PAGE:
When informed that the place probably will go to another starting pitcher -- perhaps Orioles right-hander Scott Erickson -- he was not disappointed.
"In that case," he said, "can I go to the wedding?"
It's official: The Atlanta Braves will bring out their best to face the top three starters in the Orioles' rotation when the top two teams in baseball hook up on the inaugural weekend of interleague play at Turner Field.
Four-time Cy Young Award winner Greg Maddux will pitch the opener against Key, 1996 Cy Young winner John Smoltz will face Mike Mussina, and 1991 Cy Young winner Tom Glavine will take on Erickson in a series that has been a sellout since well before Opening Day.
Head over heels
Hammonds flipped over the waist-high fence in right field trying to catch Mo Vaughn's third-inning home run in the nightcap, which had to send a shiver through the Orioles' organization. But Hammonds popped right up and remained in the game.
"It would have been a lot better if I had caught the ball," said Hammonds, who did manage to get his glove on the ball. "Since I didn't make the catch, I felt the fall, but fortunately I didn't land on anything important."
There apparently has been no change in the status of negotiations between Brady Anderson and the Orioles. "I hoped there'd be some sort of closure in the near future," said agent Jeff Borris, "but I don't know."
Anderson doesn't seem particularly concerned. He wants to return to the Orioles next year, but should be a sought-after player in the free-agent market this winter.
If he does not re-sign, look for the Los Angeles Dodgers to be a logical second choice. They figure to be looking for a good-hitting center fielder and Anderson is a native of Southern California.
Living in the past
Johnson didn't hesitate to wax nostalgic when a Boston reporter asked him how often he thinks back to the 1986 World Series, in which Johnson's New York Mets came back from the dead to win the world championship.
"I was kind of reliving it today," Johnson said. "I was looking through the [Red Sox] press guide and saw all the postseason box-scores in the back. There was a lot of stuff I forgot about, like the rainout that gave [Bruce] Hurst an extra day of rest. They were pretty cocky, but on our side, we knew it was over. After that game, we knew it was over."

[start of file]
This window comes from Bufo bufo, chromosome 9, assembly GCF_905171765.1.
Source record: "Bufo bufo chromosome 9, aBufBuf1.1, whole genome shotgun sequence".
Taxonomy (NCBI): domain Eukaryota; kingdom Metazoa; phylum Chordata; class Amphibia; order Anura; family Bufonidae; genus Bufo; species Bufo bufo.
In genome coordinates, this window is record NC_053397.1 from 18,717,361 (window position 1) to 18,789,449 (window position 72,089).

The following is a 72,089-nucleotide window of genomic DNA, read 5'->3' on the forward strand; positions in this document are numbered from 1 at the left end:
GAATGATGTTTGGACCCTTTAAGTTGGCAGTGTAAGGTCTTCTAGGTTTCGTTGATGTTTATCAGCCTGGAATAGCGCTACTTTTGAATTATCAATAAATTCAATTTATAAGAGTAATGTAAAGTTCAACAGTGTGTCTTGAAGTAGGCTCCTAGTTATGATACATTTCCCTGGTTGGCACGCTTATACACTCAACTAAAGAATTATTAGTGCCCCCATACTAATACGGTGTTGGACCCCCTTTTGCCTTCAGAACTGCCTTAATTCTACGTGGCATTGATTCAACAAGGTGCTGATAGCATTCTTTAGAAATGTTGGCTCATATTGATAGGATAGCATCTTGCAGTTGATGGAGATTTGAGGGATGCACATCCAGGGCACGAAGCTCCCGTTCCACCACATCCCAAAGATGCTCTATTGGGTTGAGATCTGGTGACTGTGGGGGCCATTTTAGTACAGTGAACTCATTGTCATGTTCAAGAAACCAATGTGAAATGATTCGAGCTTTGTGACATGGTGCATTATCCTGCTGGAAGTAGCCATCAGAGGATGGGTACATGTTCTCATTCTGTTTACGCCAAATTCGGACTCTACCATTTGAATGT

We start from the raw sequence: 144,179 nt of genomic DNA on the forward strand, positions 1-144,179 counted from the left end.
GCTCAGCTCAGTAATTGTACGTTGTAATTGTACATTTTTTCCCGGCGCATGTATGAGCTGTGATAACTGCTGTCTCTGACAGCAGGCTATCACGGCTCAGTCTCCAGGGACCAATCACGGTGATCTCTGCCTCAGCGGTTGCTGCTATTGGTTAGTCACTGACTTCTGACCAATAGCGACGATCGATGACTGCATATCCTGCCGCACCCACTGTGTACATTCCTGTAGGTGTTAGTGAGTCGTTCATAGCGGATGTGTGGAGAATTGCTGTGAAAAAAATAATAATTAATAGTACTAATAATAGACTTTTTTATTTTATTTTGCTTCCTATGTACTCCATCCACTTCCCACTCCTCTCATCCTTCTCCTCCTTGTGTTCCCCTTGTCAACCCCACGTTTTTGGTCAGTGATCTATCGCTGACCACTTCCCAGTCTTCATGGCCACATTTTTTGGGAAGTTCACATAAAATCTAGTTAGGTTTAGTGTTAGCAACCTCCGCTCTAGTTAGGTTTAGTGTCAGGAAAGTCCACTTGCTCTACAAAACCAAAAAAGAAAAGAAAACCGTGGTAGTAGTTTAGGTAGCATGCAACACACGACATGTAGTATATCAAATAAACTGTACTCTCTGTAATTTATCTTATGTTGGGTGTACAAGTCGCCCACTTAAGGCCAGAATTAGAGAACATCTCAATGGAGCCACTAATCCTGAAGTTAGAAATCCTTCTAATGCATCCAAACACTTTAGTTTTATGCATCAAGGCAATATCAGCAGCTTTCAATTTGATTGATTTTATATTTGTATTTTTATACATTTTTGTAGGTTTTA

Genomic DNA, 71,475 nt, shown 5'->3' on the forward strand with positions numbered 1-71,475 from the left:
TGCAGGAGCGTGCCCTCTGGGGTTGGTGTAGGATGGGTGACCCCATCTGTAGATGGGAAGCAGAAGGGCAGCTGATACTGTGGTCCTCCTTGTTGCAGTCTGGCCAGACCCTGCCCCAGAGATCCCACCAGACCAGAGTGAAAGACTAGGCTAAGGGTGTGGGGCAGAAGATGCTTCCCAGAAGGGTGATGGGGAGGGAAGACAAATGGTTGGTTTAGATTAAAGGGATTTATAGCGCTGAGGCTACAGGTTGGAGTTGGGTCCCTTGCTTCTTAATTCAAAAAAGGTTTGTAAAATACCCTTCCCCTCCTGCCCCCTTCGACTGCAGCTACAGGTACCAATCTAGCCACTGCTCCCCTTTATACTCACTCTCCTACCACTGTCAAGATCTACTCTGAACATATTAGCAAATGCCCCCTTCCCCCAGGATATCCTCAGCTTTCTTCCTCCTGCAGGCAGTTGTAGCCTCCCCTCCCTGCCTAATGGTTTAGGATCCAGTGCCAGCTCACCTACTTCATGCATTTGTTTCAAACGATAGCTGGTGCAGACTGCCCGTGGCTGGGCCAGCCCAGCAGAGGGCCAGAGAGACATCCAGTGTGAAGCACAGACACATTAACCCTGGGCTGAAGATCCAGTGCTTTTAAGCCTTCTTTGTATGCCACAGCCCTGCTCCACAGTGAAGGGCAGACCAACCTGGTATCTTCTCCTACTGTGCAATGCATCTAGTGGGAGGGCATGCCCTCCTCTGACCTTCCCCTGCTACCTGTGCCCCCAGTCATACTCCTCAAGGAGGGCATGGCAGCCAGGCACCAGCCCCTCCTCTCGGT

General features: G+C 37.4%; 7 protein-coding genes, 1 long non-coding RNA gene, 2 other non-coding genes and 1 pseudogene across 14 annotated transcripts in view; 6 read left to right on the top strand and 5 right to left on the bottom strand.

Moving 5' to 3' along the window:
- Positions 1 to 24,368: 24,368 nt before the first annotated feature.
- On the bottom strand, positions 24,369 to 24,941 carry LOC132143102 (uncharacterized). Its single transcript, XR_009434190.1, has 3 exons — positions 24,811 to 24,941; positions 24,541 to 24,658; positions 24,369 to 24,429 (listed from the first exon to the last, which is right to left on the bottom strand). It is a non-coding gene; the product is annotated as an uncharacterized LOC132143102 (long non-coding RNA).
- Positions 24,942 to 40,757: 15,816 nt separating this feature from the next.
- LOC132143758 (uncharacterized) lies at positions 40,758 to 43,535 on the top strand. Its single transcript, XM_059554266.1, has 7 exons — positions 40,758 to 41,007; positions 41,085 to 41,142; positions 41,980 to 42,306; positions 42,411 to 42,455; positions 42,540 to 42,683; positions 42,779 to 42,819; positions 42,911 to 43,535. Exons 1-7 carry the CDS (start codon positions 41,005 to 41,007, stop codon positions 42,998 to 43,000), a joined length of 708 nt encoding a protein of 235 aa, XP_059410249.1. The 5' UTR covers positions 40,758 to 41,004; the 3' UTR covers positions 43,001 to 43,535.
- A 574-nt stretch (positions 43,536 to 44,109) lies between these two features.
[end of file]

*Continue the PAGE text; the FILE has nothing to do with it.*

The game he was referring to, of course, was the one in which Bill Buckner let the ground ball go through his legs to allow the Mets to even the series and force a decisive seventh game.
Around the horn
In the nightcap, Cal Ripken hit his 499th career double, tying him for 34th on the all-time list with Rusty Staub. Vaughn has eight homers in his last 13 games.
Hits and misses
On the field: Shortstop Mike Bordick made a spectacular diving play to start a crucial double play in the eighth inning of the nightcap, robbing Tim Naehring of a hit that would have brought the potential winning run to the plate with one out. Instead, Bordick rolled over and flipped to Roberto Alomar, who made a perfect relay to first to end the inning.
In the dugout: Alomar was out of the starting lineup against left-hander Vaughn Eshelman in the first game, but came on to pinch hit for reserve second baseman Jeff Reboulet in the eighth and kicked off a three-run Orioles rally with a leadoff double.
In the clubhouse: Outfielder Jeffrey Hammonds seemed unconcerned about speculation that the club might get another veteran player to replace injured Eric Davis. "All I have to do is continue to run, hit and throw the ball," Hammonds said, "and the playing time will take care of itself." Then he went out and had two hits in the opener and two more, including a home run, in the nightcap to extend his hitting streak to nine games.
Pub Date: 6/11/97